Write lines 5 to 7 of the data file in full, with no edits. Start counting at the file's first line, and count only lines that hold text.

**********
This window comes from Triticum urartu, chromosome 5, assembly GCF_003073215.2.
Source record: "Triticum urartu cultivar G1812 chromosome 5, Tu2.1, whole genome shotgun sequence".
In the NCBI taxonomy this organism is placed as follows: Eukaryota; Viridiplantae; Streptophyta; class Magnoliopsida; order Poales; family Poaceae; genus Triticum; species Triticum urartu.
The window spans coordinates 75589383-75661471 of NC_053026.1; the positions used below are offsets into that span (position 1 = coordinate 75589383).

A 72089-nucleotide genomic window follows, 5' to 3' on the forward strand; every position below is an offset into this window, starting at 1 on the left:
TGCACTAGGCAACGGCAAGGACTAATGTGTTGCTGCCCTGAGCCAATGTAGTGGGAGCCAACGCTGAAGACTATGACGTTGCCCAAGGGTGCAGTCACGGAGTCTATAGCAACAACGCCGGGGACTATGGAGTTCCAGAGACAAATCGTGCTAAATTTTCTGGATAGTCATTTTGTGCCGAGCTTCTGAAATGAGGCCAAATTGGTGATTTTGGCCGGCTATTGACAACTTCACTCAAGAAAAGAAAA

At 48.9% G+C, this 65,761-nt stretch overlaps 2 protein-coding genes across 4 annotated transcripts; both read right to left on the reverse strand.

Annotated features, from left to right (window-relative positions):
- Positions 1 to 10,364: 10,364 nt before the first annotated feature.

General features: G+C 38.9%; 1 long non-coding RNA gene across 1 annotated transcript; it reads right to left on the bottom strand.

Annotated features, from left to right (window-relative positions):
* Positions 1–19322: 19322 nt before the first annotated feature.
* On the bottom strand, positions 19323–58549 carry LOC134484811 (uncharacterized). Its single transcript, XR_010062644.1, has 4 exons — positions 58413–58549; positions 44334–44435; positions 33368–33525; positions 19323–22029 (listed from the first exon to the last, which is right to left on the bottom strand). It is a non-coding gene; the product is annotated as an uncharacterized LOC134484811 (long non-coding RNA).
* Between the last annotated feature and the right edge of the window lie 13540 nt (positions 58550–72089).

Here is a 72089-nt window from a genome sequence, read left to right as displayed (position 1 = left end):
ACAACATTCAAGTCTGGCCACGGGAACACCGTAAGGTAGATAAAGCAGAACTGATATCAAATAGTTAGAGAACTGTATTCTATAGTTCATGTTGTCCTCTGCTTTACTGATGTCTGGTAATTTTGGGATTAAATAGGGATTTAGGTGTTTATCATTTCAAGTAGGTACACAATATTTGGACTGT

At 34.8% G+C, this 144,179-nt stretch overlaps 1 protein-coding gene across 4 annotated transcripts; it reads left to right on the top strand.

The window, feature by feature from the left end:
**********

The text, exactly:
A 72089-nucleotide genomic window follows, 5' to 3' on the forward strand; every position below is an offset into this window, starting at 1 on the left:
TGCACTAGGCAACGGCAAGGACTAATGTGTTGCTGCCCTGAGCCAATGTAGTGGGAGCCAACGCTGAAGACTATGACGTTGCCCAAGGGTGCAGTCACGGAGTCTATAGCAACAACGCCGGGGACTATGGAGTTCCAGAGACAAATCGTGCTAAATTTTCTGGATAGTCATTTTGTGCCGAGCTTCTGAAATGAGGCCAAATTGGTGATTTTGGCCGGCTATTGACAACTTCACTCAAGAAAAGAAAA

At 48.9% G+C, this 65,761-nt stretch overlaps 2 protein-coding genes across 4 annotated transcripts; both read right to left on the reverse strand.